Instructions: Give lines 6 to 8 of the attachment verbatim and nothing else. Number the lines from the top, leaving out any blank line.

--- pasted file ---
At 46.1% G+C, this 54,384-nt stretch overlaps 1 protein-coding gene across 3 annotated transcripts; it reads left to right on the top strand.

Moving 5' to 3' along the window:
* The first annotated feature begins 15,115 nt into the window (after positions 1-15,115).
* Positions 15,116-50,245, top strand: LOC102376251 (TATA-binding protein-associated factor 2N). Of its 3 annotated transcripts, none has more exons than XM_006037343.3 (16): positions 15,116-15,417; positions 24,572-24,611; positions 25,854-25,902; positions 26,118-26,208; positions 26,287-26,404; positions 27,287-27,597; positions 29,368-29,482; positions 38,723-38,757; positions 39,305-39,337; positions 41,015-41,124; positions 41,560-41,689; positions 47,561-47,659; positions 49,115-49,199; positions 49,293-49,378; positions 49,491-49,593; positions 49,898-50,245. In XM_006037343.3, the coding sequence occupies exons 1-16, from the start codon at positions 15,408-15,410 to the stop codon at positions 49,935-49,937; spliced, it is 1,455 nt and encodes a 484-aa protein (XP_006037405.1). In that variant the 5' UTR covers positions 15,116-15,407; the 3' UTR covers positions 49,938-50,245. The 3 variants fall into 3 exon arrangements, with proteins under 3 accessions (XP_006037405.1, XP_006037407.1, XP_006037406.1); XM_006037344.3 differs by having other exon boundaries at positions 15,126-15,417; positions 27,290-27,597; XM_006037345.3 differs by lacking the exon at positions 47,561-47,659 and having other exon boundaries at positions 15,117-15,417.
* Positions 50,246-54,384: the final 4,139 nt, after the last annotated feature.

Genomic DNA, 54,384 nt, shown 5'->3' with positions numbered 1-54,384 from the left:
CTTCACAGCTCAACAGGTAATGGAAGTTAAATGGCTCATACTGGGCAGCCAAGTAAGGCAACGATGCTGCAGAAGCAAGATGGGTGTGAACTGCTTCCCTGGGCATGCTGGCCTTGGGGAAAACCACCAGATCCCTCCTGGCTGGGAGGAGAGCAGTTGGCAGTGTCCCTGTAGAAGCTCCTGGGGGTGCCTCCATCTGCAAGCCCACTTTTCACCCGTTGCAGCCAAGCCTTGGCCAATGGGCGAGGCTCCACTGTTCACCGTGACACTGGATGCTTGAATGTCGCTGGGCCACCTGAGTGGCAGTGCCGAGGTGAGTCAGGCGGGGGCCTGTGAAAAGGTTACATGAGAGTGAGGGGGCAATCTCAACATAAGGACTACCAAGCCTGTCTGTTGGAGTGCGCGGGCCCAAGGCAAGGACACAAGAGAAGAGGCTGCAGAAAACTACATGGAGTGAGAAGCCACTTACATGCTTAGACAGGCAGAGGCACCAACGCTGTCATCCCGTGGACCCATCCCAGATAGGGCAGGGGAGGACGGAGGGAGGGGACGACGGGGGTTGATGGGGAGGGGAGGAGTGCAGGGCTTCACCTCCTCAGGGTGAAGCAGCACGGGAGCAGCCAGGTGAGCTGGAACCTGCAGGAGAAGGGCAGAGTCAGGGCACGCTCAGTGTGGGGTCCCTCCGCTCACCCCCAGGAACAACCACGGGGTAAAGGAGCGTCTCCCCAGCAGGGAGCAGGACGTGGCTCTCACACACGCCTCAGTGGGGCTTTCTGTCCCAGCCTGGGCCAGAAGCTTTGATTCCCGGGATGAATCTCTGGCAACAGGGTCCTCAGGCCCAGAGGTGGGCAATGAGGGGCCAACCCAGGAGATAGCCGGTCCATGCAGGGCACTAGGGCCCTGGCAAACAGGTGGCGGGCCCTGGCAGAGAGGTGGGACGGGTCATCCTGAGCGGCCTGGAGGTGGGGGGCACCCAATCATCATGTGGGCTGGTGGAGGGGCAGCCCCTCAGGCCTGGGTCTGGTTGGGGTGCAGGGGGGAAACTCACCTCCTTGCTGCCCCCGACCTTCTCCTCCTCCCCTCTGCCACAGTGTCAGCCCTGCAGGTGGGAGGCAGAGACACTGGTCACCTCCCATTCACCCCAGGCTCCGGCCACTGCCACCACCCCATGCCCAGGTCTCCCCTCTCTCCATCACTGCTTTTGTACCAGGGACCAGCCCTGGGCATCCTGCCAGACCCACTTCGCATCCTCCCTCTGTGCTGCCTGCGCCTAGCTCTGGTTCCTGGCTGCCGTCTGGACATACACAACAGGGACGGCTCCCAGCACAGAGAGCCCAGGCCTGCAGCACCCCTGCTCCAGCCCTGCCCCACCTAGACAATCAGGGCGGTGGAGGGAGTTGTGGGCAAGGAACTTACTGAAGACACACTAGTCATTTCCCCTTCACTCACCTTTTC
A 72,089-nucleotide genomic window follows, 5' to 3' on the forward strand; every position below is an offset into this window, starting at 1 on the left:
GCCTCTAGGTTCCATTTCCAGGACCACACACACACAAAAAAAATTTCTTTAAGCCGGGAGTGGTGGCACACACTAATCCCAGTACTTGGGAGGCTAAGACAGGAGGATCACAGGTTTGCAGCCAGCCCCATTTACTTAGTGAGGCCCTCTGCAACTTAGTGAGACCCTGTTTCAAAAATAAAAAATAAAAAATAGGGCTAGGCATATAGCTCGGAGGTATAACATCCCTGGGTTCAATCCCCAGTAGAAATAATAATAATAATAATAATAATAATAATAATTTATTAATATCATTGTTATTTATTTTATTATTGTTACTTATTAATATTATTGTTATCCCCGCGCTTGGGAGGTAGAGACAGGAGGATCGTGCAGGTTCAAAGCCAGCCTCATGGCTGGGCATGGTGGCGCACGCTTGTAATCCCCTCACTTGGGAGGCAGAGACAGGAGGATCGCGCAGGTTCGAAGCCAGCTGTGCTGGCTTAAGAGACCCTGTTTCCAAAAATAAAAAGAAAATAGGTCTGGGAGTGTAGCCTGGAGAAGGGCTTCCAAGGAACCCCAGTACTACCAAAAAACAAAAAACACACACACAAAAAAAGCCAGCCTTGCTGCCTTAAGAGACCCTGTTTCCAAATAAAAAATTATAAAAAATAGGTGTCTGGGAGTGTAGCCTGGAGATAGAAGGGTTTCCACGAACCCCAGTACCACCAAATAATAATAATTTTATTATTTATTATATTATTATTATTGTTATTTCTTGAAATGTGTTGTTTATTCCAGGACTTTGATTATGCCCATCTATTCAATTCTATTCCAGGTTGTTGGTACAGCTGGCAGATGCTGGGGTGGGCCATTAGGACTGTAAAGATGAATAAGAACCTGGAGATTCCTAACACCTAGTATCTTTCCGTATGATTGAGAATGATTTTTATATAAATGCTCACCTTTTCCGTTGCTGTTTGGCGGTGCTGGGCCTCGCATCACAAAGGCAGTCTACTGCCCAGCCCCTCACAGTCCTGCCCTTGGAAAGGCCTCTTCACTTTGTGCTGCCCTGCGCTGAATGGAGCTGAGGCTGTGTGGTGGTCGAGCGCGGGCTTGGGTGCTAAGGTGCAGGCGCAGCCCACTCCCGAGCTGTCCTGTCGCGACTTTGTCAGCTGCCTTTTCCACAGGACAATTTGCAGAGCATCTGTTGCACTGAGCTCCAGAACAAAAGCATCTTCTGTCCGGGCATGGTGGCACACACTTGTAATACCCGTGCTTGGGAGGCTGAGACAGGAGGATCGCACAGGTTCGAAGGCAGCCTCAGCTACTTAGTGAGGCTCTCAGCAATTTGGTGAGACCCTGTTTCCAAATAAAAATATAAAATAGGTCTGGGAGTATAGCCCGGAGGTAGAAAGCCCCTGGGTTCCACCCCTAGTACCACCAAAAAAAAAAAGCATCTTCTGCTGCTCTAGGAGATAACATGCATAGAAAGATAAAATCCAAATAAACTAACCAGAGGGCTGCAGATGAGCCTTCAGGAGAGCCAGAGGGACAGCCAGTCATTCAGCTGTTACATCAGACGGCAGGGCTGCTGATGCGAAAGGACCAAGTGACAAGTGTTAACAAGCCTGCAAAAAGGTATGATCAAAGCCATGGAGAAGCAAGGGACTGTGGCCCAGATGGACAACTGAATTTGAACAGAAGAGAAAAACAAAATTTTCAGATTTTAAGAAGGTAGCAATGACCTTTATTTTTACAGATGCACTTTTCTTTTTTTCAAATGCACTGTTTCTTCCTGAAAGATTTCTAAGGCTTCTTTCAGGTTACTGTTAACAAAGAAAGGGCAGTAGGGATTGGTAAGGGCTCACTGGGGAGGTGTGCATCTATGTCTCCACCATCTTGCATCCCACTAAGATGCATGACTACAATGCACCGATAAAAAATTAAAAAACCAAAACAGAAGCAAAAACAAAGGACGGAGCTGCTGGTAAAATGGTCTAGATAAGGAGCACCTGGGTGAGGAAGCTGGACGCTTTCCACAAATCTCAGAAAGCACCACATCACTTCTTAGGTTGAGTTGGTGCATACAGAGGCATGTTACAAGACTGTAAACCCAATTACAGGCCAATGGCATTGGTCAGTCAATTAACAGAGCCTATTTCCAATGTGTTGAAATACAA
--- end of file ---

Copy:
Genomic DNA, 54,384 nt, shown 5'->3' with positions numbered 1-54,384 from the left:
CTTCACAGCTCAACAGGTAATGGAAGTTAAATGGCTCATACTGGGCAGCCAAGTAAGGCAACGATGCTGCAGAAGCAAGATGGGTGTGAACTGCTTCCCTGGGCATGCTGGCCTTGGGGAAAACCACCAGATCCCTCCTGGCTGGGAGGAGAGCAGTTGGCAGTGTCCCTGTAGAAGCTCCTGGGGGTGCCTCCATCTGCAAGCCCACTTTTCACCCGTTGCAGCCAAGCCTTGGCCAATGGGCGAGGCTCCACTGTTCACCGTGACACTGGATGCTTGAATGTCGCTGGGCCACCTGAGTGGCAGTGCCGAGGTGAGTCAGGCGGGGGCCTGTGAAAAGGTTACATGAGAGTGAGGGGGCAATCTCAACATAAGGACTACCAAGCCTGTCTGTTGGAGTGCGCGGGCCCAAGGCAAGGACACAAGAGAAGAGGCTGCAGAAAACTACATGGAGTGAGAAGCCACTTACATGCTTAGACAGGCAGAGGCACCAACGCTGTCATCCCGTGGACCCATCCCAGATAGGGCAGGGGAGGACGGAGGGAGGGGACGACGGGGGTTGATGGGGAGGGGAGGAGTGCAGGGCTTCACCTCCTCAGGGTGAAGCAGCACGGGAGCAGCCAGGTGAGCTGGAACCTGCAGGAGAAGGGCAGAGTCAGGGCACGCTCAGTGTGGGGTCCCTCCGCTCACCCCCAGGAACAACCACGGGGTAAAGGAGCGTCTCCCCAGCAGGGAGCAGGACGTGGCTCTCACACACGCCTCAGTGGGGCTTTCTGTCCCAGCCTGGGCCAGAAGCTTTGATTCCCGGGATGAATCTCTGGCAACAGGGTCCTCAGGCCCAGAGGTGGGCAATGAGGGGCCAACCCAGGAGATAGCCGGTCCATGCAGGGCACTAGGGCCCTGGCAAACAGGTGGCGGGCCCTGGCAGAGAGGTGGGACGGGTCATCCTGAGCGGCCTGGAGGTGGGGGGCACCCAATCATCATGTGGGCTGGTGGAGGGGCAGCCCCTCAGGCCTGGGTCTGGTTGGGGTGCAGGGGGGAAACTCACCTCCTTGCTGCCCCCGACCTTCTCCTCCTCCCCTCTGCCACAGTGTCAGCCCTGCAGGTGGGAGGCAGAGACACTGGTCACCTCCCATTCACCCCAGGCTCCGGCCACTGCCACCACCCCATGCCCAGGTCTCCCCTCTCTCCATCACTGCTTTTGTACCAGGGACCAGCCCTGGGCATCCTGCCAGACCCACTTCGCATCCTCCCTCTGTGCTGCCTGCGCCTAGCTCTGGTTCCTGGCTGCCGTCTGGACATACACAACAGGGACGGCTCCCAGCACAGAGAGCCCAGGCCTGCAGCACCCCTGCTCCAGCCCTGCCCCACCTAGACAATCAGGGCGGTGGAGGGAGTTGTGGGCAAGGAACTTACTGAAGACACACTAGTCATTTCCCCTTCACTCACCTTTTC
A 72,089-nucleotide genomic window follows, 5' to 3' on the forward strand; every position below is an offset into this window, starting at 1 on the left: